Edition 171 - July 2015

USA: "Career colleges" to be held accountable

The US Department of Education is tightening its grip on career training programmes, in the hopes of putting an end to “abusive practices in the career college industry.” In recent years, so-called career colleges – post-secondary, mostly for-profit institutions offering vocational education – have fallen under public scrutiny for failing to deliver on their promise to prepare students for “gainful employment in a recognised occupation.”  Too many students are enrolling at these institutions only to graduate with debt and little chance of paying it back. The new regulations by the Obama administration, which went into effect on 1 July 2015, require all programmes leading to a certificate or diploma to ‘prove their worth’, lest they lose state funding. In order to do this, programmes need to demonstrate transparency and accountability—in short, that they are worth the investment on the part of the student and the taxpayer. 

Transparency measures require institutions to make information public regarding programme costs, completion rates, graduates’ earnings, and their debt, among others. The idea is for prospective students to be better informed consumers of education.  Yet the law goes further: institutions are made accountable, in a very concrete way, for the goods delivered. They need to show that the average annual loan payment of a typical graduate does not exceed 8% of his or her total earnings, or 20% of his or her discretionary income (the money left over once basic necessities have been paid for). Poor-performing programmes – those that fail to deliver – will ultimately lose their ability to participate in taxpayer-funded, federal student aid programmes, which tend to make up the vast majority of the revenue at for-profit institutions.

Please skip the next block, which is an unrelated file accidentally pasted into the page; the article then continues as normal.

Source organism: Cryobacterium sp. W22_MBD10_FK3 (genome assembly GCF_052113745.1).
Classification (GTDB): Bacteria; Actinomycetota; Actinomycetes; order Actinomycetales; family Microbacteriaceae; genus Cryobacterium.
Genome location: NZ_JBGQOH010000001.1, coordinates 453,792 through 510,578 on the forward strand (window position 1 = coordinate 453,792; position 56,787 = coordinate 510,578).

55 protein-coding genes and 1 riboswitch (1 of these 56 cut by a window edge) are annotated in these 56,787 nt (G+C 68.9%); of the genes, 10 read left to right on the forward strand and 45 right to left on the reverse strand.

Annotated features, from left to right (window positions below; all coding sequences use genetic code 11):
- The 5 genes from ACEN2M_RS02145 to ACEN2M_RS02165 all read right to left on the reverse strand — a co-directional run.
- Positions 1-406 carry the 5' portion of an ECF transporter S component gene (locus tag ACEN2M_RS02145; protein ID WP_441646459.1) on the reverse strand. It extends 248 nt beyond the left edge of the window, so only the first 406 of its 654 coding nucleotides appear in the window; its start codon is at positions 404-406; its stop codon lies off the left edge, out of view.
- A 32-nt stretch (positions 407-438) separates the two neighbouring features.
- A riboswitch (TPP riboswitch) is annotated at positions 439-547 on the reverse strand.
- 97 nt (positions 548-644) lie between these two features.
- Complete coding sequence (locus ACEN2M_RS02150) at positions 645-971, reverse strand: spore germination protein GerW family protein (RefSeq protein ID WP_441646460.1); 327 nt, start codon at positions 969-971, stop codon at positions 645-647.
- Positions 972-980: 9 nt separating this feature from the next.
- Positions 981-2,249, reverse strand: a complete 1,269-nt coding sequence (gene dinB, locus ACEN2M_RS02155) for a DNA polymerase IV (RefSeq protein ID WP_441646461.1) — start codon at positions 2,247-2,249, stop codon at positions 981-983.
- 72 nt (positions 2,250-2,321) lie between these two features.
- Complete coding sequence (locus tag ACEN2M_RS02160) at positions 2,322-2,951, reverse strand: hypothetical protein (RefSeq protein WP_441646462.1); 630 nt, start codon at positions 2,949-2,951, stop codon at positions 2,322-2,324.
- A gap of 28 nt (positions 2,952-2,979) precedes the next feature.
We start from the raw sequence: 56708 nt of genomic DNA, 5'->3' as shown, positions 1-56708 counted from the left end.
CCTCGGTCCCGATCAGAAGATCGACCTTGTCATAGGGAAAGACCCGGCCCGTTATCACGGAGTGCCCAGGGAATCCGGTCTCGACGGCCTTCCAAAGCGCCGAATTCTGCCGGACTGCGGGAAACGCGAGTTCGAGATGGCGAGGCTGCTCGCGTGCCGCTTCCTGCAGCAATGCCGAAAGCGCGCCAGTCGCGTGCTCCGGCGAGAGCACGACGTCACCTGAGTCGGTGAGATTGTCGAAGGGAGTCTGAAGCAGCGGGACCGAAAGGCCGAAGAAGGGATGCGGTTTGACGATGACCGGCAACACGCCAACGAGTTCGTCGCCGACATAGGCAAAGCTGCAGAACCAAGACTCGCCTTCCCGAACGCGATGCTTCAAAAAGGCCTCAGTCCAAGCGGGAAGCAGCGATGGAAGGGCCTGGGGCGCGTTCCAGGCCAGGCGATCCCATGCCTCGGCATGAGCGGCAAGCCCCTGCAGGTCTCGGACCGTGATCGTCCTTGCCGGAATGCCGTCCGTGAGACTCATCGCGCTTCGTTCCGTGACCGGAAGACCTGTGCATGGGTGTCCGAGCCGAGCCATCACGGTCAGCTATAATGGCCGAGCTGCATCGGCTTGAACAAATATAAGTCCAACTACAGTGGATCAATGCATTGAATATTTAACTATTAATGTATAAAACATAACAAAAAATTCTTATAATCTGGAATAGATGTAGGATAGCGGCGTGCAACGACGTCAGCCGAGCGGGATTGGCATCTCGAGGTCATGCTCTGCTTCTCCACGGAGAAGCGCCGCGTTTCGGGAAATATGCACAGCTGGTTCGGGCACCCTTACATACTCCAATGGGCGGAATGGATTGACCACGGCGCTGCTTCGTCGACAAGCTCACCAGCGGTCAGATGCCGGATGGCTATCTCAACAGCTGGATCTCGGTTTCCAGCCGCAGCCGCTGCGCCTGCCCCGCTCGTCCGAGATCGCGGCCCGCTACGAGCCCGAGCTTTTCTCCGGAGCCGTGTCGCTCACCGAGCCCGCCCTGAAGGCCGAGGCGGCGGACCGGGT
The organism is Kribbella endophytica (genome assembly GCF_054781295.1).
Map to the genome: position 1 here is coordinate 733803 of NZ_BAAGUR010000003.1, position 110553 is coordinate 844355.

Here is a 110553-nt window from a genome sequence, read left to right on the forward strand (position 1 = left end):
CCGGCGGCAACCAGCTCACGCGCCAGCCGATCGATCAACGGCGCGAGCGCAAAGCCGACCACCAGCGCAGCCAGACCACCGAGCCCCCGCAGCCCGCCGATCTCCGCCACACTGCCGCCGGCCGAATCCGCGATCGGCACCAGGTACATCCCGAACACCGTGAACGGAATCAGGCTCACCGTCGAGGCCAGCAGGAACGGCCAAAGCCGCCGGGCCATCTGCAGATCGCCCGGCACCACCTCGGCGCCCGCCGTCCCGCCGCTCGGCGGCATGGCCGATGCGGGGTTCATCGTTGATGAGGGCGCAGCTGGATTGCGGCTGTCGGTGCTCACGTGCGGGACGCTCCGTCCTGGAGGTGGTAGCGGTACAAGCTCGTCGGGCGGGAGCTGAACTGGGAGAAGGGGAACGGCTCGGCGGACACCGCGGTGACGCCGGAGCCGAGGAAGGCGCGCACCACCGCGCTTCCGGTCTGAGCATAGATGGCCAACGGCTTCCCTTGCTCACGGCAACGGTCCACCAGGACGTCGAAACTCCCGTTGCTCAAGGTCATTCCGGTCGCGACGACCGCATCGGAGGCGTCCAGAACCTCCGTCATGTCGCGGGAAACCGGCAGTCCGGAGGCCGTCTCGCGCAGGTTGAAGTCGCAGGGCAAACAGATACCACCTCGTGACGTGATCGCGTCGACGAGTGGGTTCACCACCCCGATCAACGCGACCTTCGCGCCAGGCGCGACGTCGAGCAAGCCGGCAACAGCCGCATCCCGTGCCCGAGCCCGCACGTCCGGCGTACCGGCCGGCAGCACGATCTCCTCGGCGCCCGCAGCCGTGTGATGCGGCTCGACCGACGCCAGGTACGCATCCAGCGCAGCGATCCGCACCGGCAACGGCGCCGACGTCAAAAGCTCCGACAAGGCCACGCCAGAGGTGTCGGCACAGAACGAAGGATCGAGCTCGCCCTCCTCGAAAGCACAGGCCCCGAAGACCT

The Gainful Employment regulation, originally launched in 2011 (see ACA Newsletter – Education Europe, edition June 2011) was tightened following public hearings, negotiations and extensive feedback. While in 2012 the Department of Education estimated that 193 programmes would not pass the accountability threshold at the time, under current legislation the estimate has grown exponentially. Today, it is estimated that about 1 400 programmes (99% of them for-profit), serving 840 000 students, will need to reform over the next two to four years if they are to keep participating in federal student aid programmes.  

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